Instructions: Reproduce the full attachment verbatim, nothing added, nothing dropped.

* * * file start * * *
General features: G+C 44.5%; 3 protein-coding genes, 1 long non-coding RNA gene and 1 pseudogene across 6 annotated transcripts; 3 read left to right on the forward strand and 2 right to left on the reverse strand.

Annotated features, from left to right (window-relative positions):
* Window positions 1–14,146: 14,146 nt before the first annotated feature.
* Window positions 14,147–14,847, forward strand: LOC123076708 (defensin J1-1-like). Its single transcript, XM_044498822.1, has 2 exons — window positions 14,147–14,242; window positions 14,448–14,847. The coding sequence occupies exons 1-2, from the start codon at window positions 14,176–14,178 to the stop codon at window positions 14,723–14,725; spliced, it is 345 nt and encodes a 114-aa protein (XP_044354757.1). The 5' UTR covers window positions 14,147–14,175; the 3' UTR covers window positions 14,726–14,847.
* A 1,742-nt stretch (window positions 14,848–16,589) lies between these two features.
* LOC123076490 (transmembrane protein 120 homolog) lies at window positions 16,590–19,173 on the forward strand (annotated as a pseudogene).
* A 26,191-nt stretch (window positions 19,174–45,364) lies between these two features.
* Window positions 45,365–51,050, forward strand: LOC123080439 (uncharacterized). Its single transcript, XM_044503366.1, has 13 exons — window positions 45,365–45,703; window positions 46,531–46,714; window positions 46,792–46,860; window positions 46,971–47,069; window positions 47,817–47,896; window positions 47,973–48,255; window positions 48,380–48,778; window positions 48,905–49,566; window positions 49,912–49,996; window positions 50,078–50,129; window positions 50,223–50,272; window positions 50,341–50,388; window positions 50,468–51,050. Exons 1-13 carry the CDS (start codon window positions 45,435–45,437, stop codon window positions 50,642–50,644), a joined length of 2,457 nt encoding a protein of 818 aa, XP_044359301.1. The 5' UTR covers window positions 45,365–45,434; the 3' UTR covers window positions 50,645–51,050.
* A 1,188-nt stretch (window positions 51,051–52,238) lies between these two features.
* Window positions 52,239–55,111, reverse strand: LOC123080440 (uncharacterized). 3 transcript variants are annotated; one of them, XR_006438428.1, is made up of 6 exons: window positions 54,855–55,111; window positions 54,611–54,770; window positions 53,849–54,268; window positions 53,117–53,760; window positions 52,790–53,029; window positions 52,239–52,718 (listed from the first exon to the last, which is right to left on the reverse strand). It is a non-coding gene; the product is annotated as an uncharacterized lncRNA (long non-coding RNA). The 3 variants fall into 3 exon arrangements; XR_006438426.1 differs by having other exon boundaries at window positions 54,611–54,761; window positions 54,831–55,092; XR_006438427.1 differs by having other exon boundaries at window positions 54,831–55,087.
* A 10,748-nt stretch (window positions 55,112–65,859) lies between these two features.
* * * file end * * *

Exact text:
General features: G+C 44.5%; 3 protein-coding genes, 1 long non-coding RNA gene and 1 pseudogene across 6 annotated transcripts; 3 read left to right on the forward strand and 2 right to left on the reverse strand.

Annotated features, from left to right (window-relative positions):
* Window positions 1–14,146: 14,146 nt before the first annotated feature.
* Window positions 14,147–14,847, forward strand: LOC123076708 (defensin J1-1-like). Its single transcript, XM_044498822.1, has 2 exons — window positions 14,147–14,242; window positions 14,448–14,847. The coding sequence occupies exons 1-2, from the start codon at window positions 14,176–14,178 to the stop codon at window positions 14,723–14,725; spliced, it is 345 nt and encodes a 114-aa protein (XP_044354757.1). The 5' UTR covers window positions 14,147–14,175; the 3' UTR covers window positions 14,726–14,847.
* A 1,742-nt stretch (window positions 14,848–16,589) lies between these two features.
* LOC123076490 (transmembrane protein 120 homolog) lies at window positions 16,590–19,173 on the forward strand (annotated as a pseudogene).
* A 26,191-nt stretch (window positions 19,174–45,364) lies between these two features.
* Window positions 45,365–51,050, forward strand: LOC123080439 (uncharacterized). Its single transcript, XM_044503366.1, has 13 exons — window positions 45,365–45,703; window positions 46,531–46,714; window positions 46,792–46,860; window positions 46,971–47,069; window positions 47,817–47,896; window positions 47,973–48,255; window positions 48,380–48,778; window positions 48,905–49,566; window positions 49,912–49,996; window positions 50,078–50,129; window positions 50,223–50,272; window positions 50,341–50,388; window positions 50,468–51,050. Exons 1-13 carry the CDS (start codon window positions 45,435–45,437, stop codon window positions 50,642–50,644), a joined length of 2,457 nt encoding a protein of 818 aa, XP_044359301.1. The 5' UTR covers window positions 45,365–45,434; the 3' UTR covers window positions 50,645–51,050.
* A 1,188-nt stretch (window positions 51,051–52,238) lies between these two features.
* Window positions 52,239–55,111, reverse strand: LOC123080440 (uncharacterized). 3 transcript variants are annotated; one of them, XR_006438428.1, is made up of 6 exons: window positions 54,855–55,111; window positions 54,611–54,770; window positions 53,849–54,268; window positions 53,117–53,760; window positions 52,790–53,029; window positions 52,239–52,718 (listed from the first exon to the last, which is right to left on the reverse strand). It is a non-coding gene; the product is annotated as an uncharacterized lncRNA (long non-coding RNA). The 3 variants fall into 3 exon arrangements; XR_006438426.1 differs by having other exon boundaries at window positions 54,611–54,761; window positions 54,831–55,092; XR_006438427.1 differs by having other exon boundaries at window positions 54,831–55,087.
* A 10,748-nt stretch (window positions 55,112–65,859) lies between these two features.